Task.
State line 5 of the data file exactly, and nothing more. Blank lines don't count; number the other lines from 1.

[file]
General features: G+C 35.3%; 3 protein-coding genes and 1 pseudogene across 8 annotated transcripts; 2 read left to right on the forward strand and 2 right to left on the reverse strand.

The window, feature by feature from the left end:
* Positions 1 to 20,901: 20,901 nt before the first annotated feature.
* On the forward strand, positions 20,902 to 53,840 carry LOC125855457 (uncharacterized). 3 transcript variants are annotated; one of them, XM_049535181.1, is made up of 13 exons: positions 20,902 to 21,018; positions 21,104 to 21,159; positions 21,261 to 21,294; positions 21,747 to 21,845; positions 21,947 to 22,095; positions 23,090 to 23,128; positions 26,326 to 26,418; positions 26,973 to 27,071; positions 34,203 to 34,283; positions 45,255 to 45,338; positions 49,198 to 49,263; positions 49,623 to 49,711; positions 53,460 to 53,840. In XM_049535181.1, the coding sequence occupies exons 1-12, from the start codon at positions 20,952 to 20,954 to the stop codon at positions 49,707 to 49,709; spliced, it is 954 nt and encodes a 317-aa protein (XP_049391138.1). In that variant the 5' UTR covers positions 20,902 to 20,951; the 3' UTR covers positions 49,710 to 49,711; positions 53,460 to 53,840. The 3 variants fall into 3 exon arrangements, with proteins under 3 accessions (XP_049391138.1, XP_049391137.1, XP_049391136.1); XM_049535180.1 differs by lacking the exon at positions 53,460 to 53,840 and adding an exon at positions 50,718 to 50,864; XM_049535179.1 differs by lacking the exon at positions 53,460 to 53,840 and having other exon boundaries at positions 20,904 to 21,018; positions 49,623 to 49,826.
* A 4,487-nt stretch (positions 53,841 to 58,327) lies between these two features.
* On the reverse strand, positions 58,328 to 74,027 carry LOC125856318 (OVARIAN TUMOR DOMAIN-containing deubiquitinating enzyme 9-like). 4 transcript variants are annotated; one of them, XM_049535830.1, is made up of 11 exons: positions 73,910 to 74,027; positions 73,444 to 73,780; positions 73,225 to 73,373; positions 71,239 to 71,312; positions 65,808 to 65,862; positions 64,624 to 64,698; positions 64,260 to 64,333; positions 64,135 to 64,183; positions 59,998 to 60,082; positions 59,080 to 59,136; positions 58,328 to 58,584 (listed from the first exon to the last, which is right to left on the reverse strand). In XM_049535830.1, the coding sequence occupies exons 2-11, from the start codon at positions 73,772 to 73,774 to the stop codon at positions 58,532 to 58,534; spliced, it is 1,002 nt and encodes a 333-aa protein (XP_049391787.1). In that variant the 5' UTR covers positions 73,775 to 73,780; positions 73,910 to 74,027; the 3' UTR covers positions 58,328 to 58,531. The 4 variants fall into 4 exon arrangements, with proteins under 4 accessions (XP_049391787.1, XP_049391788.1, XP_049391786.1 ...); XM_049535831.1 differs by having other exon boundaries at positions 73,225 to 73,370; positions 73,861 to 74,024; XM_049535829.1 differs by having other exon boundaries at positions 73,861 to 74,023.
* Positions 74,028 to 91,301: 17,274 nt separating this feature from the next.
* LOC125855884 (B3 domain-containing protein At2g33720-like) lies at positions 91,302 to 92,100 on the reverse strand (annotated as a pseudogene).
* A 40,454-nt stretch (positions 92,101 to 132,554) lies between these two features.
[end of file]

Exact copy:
* A 4,487-nt stretch (positions 53,841 to 58,327) lies between these two features.